One decade draws to a close, the next one looms. Only a few months into 2019, the year is already shaping up to offer a bit of a watershed in how we pay and how we get paid.
As the 2010s roll off into the 2020s, the fact remains that technology is blurring the lines that used to exist before the (continuing) digitization of commerce. Along with this trend, as transactions between firms, between people and all the permutations thereof span currencies and timezones, a few guideposts stand out: Everyone wants more speed, better data, mobile movement of money and, of course, security is paramount.
PYMNTS queried nearly two dozen C-level executives from companies at the forefront and intersection of technology and innovation. Here, you will find insight into what’s next, but also what we need to leave behind. The password is passé, the machines are learning, the data is big and getting bigger. Above all else, said several respondents, matters more than ever.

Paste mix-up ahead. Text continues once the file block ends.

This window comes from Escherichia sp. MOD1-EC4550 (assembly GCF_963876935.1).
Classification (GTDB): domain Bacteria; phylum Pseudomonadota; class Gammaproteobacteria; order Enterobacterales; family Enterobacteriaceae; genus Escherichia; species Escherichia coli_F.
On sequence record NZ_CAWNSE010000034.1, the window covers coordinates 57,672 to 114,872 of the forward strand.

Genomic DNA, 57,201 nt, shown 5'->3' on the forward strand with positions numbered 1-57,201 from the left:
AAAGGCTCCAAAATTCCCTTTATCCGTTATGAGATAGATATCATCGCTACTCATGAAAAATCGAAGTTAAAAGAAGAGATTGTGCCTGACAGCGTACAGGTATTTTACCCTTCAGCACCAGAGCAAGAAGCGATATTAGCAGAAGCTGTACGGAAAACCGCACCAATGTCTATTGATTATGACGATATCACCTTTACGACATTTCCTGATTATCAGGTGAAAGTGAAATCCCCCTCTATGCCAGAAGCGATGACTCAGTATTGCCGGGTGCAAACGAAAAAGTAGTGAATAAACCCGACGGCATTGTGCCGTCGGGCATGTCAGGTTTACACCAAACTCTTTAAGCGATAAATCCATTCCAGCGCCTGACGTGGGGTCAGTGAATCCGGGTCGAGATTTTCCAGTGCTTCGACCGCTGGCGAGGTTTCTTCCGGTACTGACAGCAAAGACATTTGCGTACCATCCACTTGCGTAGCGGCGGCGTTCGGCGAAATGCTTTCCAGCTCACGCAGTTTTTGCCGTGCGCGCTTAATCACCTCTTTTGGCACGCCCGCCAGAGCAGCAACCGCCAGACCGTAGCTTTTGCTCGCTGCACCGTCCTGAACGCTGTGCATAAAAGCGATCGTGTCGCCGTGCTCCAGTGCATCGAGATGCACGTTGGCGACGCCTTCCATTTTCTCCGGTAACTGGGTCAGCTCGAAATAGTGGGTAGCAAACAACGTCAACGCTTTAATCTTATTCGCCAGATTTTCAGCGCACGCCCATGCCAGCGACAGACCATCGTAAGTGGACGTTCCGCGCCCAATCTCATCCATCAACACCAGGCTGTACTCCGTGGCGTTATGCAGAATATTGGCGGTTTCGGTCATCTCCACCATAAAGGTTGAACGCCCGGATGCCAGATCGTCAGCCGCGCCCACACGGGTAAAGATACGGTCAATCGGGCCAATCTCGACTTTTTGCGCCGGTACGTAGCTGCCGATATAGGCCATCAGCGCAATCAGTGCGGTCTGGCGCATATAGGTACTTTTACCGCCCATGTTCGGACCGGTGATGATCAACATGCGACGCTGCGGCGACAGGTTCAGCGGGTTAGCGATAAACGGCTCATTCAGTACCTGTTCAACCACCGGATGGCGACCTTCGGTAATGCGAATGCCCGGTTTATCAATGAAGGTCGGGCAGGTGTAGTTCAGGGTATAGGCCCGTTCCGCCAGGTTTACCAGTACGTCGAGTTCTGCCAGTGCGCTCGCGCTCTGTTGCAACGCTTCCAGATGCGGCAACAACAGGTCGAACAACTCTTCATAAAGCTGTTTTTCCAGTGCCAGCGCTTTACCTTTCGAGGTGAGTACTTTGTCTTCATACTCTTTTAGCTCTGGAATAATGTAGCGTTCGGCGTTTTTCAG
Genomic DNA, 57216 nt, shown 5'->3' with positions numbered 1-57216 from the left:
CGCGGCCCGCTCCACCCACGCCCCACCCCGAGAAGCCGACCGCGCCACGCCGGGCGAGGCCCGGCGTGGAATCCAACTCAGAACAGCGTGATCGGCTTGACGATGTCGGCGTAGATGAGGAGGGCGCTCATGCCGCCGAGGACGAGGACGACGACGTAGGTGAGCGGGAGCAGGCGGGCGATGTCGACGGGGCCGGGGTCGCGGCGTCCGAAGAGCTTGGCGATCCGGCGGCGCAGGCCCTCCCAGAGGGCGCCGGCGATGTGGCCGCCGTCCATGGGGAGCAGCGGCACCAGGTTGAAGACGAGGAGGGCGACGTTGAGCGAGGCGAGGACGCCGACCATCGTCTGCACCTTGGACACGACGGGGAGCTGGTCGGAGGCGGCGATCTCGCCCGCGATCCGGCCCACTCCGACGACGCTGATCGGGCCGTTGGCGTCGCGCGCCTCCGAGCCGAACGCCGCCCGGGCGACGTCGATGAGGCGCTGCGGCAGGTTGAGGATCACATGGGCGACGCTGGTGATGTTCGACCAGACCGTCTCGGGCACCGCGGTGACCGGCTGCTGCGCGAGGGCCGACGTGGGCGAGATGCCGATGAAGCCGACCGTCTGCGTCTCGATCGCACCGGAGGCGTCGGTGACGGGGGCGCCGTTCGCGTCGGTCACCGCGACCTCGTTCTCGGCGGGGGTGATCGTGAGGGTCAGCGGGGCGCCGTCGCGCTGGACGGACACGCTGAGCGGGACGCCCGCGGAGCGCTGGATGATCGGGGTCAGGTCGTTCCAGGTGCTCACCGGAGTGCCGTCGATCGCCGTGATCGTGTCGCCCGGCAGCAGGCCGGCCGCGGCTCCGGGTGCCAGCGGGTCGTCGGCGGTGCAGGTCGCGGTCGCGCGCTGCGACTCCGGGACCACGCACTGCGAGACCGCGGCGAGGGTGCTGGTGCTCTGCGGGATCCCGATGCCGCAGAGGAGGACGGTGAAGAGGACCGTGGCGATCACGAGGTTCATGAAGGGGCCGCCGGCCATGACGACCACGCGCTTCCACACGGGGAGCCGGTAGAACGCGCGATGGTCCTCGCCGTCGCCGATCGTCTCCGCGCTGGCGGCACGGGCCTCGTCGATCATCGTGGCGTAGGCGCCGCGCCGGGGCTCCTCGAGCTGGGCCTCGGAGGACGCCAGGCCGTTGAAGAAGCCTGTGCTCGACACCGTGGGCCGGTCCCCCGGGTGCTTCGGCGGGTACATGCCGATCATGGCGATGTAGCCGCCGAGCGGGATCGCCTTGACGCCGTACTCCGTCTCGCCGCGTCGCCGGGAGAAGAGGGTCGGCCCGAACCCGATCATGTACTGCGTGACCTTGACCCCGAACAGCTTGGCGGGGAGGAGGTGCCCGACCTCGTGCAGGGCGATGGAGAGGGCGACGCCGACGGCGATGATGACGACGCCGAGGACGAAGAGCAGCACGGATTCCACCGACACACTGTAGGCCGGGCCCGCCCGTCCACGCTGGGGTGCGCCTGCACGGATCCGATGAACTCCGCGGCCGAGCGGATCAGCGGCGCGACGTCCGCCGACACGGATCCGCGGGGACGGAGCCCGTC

How to get there remains a matter of debate, and is a driving force behind innovation. Some of the executives we spoke with pointed to new ways to establish digital identity as among the biggest innovations on the horizon worth pursuing, perhaps through the use of distributed ledgers or . Others said the digitization of commerce, with an attendant move toward omnichannel, will drive change in the decade ahead.
As always, in payments, the one real constant is change. Read on to see what’s top of mind as we go “out with the old and in with the new.”